The Housing Package

The views and opinions expressed in this article are those of the author and do not necessarily reflect the official policy or position of the University of Birmingham

“The most positive announcement for housing tenants was the U Turn on Universal Credit implementation to abolish the 7 day period with no entitlement to benefit and to continue to pay Housing Benefit for two weeks after a Universal Credit claim is made. This will ease the misery for claimants and reduce rent arrears issues for landlords but there is much more to be done.”  

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After many years of watching and waiting for a budget headlining measures to address what the even the latest Housing White paper referred to as ‘a broken housing market’ the general reaction must be one of disappointment.

Home ownership and housing supply

As usual the main thrust was on sustaining home ownership despite the purported post Grenfell turn towards social housing. Here the headline measures intended to boost housing supply to 300,000 a year remain unconvincing despite a welcome pressure on land hoarding by developers (as proposed by Ed Miliband several years ago); a £1billion land assembly fund, £5billion infrastructure fund and £8billion of guarantees for private housebuilders, SMEs and purpose built rental housing. The stamp duty holiday for first time buyers seems likely to fuel house price increases rather than easing access. Furthermore there is precious little attempt to steer supply towards the yawning gap for more affordable homes.

Housing allowances and private tenants

The most positive announcement for housing tenants was the U Turn on Universal Credit implementation to abolish the 7 day period with no entitlement to benefit and to continue to pay Housing Benefit for two weeks after a Universal Credit claim is made. This will ease the misery for claimants and reduce rent arrears issues for landlords but there is much more to be done. There was also welcome recognition that local housing allowance caps are too low as our recent research on Social Renting Agencies in Birmingham documented. But it is unclear why help is restricted to specific areas when the whole system is out of step with current market rents. We must also await the outcome of consultation on increasing the length of private tenancies.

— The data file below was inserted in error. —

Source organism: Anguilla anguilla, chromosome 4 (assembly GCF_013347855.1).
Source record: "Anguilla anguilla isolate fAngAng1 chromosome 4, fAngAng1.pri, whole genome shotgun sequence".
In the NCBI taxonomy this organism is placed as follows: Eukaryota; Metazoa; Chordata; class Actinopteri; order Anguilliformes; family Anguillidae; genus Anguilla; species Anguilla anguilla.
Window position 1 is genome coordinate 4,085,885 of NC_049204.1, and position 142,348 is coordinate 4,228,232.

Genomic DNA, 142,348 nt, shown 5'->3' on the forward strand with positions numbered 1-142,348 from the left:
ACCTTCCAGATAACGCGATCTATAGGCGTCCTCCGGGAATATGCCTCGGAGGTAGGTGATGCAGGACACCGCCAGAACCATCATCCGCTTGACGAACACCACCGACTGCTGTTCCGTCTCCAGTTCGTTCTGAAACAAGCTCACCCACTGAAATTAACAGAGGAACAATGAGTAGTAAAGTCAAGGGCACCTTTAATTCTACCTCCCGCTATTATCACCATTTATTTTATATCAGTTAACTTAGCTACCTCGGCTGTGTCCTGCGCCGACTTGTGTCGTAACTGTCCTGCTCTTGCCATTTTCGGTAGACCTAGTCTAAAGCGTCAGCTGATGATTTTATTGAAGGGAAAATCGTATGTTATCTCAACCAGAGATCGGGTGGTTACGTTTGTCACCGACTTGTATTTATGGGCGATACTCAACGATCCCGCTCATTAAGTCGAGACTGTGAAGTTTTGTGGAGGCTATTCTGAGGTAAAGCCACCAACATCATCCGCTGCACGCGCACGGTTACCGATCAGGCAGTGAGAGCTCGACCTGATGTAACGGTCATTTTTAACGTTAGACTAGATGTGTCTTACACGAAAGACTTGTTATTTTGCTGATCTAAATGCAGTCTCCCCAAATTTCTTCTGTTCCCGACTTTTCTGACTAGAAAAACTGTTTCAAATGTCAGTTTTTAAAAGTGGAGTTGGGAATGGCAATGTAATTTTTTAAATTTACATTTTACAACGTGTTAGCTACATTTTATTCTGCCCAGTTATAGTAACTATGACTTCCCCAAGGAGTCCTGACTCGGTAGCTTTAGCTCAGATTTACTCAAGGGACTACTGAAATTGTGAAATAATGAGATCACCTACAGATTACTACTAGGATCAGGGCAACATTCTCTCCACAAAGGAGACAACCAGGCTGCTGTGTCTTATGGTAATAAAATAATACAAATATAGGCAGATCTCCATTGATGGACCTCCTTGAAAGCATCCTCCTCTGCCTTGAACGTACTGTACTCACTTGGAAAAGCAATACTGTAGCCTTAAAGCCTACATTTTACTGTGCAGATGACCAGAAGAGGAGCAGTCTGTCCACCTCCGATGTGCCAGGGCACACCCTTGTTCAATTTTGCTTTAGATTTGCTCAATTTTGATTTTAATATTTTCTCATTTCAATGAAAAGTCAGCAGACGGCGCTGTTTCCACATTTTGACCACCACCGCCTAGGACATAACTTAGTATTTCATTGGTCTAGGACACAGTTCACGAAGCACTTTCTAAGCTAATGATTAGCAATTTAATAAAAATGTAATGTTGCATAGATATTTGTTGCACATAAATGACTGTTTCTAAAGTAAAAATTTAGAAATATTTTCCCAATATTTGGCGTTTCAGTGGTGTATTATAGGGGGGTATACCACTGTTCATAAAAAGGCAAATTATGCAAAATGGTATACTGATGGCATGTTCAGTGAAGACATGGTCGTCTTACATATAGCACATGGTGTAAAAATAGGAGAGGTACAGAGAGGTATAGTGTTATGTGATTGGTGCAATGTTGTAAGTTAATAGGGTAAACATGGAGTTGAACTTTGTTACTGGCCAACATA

Social and affordable housing

While there were some positive announcements before the budget, including the £2billion programme for social and affordable housing (October 2007), these figures are miniscule in relation to the £44billion overall budget announcement. The £400million for estate regeneration is negligible given the massive bills arising for basic safety works such as sprinkler systems post Grenfell which will cost millions of pounds in Birmingham alone. We are also very disappointed not to see a response to recent reports showing how private developers are evading affordable housing requirements by claiming that they threaten scheme viability (defined as a profit of under 20%).The most welcome new announcement, (apart from the relatively small sums for rough sleeping pilots, construction skills measures and to support Grenfell residents) is therefore the relaxation of borrowing restrictions for local authorities in high demand areas, by about £1billion by 2021/22, so that they can start to build council housing again. This seems a welcome move away from the previous policy forcing councils to sell council housing in high cost areas to finance the housing association ‘voluntary’ right to buy. But alas the Housing Association Right to Buy policy has still not gone away and there is funding for new pilots including one in the Midlands. Finally while we welcome the possibility of 100% council tax on empty homes, we are stunned that there is still no new funding to bring empty homes into use given the emphasis on housing supply and the outstanding success of previous empty homes funding between 2012 and 2015.

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